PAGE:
I suppose these are pictures of progress. I don’t see much of it.

    I blow dry to get a little stretch. That’s the case in all of the pictures. Going by the rule of half an inch a month, I thought that by December I’d gain at least 4 inches.

    Well, if I did, I don’t see it. However, it’s not that serious with me. (Liar!) Taking care of my hair for health and length is a hobby. Some people body build, I hair build.

    As for the weight, I’m running in place. I don’t like getting my head wet during this season.

    Stinky Sinuses

    I just got over a head cold that wouldn’t quit, or was it a sinus infection? It was one of those cases where everything smelled funky; my breath was foul most of the time. Not a fun problem to have.

    I saw a doctor: You know what they like to do? Have me take two antibiotics plus another drug for the next two weeks, and pretend that’s a remedy. Turns out that castor or coconut oil in the scalp is better.

    Hair Recipe

    I’ve been experimenting with a new hair concoction:
    • shea butter (the gritty stuff),
    • aloe vera or curl activator,
    • castor oil,
    • carrot creme,
    • and a few drops of ylang ylang.
    • Stir and saturate hair.

    Does it make a difference? I use castor oil for the winter. It makes my knotty hair so smooth I can run a fine tooth comb and brush through it – while damp – like it is straight. Wow! And I’m the Queen of Knotty Strands.

    I want my hair longer. I’m not satisfied. I’ll stop having issues with it when it reaches my elbow, bra-strap, or I get bored. Whichever comes first.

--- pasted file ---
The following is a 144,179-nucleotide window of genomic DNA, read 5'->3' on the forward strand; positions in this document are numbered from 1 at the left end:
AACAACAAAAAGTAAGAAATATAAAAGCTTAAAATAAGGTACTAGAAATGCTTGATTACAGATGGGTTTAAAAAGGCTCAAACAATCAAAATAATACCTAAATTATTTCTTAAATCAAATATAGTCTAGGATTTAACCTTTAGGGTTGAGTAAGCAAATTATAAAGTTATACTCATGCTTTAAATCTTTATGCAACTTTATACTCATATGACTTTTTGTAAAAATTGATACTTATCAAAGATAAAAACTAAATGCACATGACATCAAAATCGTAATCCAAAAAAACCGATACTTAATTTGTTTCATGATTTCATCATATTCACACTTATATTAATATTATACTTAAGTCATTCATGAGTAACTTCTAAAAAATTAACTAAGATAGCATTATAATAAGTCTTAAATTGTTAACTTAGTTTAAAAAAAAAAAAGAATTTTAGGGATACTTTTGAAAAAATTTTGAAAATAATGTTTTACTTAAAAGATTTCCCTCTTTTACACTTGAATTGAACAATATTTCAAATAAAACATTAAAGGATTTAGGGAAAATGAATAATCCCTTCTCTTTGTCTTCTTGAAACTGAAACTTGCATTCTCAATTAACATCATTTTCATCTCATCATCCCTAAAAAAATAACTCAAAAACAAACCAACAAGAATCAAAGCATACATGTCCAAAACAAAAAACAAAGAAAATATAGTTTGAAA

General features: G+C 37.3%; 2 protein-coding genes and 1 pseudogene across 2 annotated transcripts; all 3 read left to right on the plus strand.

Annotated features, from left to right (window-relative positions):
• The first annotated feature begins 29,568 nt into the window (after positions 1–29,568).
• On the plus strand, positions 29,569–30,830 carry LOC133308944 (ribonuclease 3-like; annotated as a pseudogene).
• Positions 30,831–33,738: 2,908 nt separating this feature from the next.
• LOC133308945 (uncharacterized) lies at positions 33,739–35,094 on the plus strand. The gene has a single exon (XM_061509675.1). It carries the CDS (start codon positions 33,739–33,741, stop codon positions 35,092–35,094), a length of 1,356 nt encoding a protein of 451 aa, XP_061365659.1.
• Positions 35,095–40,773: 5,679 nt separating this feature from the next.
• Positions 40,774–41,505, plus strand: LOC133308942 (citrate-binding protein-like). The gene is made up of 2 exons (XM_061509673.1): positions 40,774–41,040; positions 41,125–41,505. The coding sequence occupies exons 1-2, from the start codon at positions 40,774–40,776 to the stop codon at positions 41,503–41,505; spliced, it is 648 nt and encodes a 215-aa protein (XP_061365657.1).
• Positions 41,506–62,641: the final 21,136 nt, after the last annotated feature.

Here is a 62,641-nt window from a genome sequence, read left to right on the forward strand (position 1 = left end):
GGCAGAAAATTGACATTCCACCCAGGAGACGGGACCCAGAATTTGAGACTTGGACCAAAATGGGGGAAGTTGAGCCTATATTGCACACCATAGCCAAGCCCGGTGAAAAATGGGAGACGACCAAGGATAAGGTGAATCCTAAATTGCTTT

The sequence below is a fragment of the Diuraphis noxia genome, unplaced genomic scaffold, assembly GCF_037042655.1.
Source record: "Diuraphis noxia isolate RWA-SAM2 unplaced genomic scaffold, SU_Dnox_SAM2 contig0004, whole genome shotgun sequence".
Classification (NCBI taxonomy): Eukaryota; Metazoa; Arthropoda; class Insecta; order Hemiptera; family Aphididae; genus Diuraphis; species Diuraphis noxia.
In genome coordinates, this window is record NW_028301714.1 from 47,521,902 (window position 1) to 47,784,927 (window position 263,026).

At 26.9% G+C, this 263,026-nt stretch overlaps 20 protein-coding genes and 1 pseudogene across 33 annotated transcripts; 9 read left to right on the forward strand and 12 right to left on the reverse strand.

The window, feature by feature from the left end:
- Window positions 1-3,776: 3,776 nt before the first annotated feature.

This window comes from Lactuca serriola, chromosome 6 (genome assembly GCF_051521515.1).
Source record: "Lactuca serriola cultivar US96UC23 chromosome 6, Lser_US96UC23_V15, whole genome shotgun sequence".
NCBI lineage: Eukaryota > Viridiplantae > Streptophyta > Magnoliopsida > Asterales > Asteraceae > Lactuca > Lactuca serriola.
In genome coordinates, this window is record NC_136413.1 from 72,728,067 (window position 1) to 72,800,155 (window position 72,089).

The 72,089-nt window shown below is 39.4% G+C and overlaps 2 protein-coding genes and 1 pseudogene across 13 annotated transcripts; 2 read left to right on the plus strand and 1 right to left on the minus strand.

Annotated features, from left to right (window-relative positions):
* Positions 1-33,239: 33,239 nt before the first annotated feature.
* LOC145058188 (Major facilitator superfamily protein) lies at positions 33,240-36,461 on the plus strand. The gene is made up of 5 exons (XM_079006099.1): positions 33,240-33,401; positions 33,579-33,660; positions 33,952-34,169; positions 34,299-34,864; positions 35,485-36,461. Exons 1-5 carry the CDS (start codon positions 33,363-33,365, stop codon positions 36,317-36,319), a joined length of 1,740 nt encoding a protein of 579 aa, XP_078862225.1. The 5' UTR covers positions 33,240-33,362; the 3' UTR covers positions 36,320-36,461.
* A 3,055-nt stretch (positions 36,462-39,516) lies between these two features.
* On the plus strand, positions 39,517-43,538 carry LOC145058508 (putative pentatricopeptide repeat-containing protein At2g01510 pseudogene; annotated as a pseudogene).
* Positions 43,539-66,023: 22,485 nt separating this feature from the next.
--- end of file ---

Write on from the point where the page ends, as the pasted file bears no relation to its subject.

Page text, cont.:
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    Politics: Republican Presidential Race

    I finally watched the Republican presidential debate sponsored by PBS, moderated by Tavis Smiley. It was held at Morgan State University. Morgan is a historically black college. Debate was held September 2007. Thank goodness for the Internet, where I can watch this stuff at leisure.

    More than a half-dozen Republicans are running for President.

    A few media declared “front runners” refused to appear. They were as follows: Giuliani, McCain, Romney and Fred Thompson. Those that appeared were: Mike Huckabee, Ron Paul, Duncan Hunter, Tom Tancredo, Sam Brownback, and Alan Keyes.

    In case you haven’t heard of these guys, I’ll be brief: Giuliani was Mayor of NYC, McCain is a Senator from Arizona, Romney was Governor of Massachusetts and Thompson was Senator of Tennessee. He often works as an actor. Not much difference between an actor and politician. Mike Hucakee was Governor of Arkansas. Aside from Alan Keyes, the others are Representatives or Senators.